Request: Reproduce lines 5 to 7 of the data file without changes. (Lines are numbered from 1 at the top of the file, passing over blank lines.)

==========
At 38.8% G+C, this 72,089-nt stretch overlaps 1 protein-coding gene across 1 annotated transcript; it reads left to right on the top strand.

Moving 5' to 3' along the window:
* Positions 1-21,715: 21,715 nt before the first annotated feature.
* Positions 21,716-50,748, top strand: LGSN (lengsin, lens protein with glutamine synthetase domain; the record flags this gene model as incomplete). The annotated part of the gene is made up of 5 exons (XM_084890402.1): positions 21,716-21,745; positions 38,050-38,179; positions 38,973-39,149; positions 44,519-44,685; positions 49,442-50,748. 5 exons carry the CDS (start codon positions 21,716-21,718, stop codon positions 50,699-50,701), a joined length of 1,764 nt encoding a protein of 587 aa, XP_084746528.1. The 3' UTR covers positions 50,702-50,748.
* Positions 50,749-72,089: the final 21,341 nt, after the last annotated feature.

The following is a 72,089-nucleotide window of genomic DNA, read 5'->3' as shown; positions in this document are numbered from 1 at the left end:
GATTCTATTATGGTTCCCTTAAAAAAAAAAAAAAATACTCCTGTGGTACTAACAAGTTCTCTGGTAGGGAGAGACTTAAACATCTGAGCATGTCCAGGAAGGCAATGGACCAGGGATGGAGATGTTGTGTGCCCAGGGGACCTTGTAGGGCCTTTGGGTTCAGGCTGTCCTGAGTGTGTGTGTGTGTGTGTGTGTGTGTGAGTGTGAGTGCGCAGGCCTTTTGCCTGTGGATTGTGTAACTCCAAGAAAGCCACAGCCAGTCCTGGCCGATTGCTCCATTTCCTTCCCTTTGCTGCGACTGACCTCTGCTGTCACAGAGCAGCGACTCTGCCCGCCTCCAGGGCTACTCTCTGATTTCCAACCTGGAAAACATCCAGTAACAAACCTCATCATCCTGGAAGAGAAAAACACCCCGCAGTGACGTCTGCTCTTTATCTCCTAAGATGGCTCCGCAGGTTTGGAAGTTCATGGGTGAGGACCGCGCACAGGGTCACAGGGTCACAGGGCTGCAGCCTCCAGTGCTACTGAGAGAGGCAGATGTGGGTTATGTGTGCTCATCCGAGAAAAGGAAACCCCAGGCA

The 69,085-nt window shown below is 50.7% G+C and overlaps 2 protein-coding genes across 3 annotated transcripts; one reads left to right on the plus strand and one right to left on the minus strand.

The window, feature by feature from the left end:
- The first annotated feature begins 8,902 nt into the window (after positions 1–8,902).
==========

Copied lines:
* Positions 50,749-72,089: the final 21,341 nt, after the last annotated feature.

The following is a 72,089-nucleotide window of genomic DNA, read 5'->3' as shown; positions in this document are numbered from 1 at the left end:
GATTCTATTATGGTTCCCTTAAAAAAAAAAAAAAATACTCCTGTGGTACTAACAAGTTCTCTGGTAGGGAGAGACTTAAACATCTGAGCATGTCCAGGAAGGCAATGGACCAGGGATGGAGATGTTGTGTGCCCAGGGGACCTTGTAGGGCCTTTGGGTTCAGGCTGTCCTGAGTGTGTGTGTGTGTGTGTGTGTGTGTGAGTGTGAGTGCGCAGGCCTTTTGCCTGTGGATTGTGTAACTCCAAGAAAGCCACAGCCAGTCCTGGCCGATTGCTCCATTTCCTTCCCTTTGCTGCGACTGACCTCTGCTGTCACAGAGCAGCGACTCTGCCCGCCTCCAGGGCTACTCTCTGATTTCCAACCTGGAAAACATCCAGTAACAAACCTCATCATCCTGGAAGAGAAAAACACCCCGCAGTGACGTCTGCTCTTTATCTCCTAAGATGGCTCCGCAGGTTTGGAAGTTCATGGGTGAGGACCGCGCACAGGGTCACAGGGTCACAGGGCTGCAGCCTCCAGTGCTACTGAGAGAGGCAGATGTGGGTTATGTGTGCTCATCCGAGAAAAGGAAACCCCAGGCA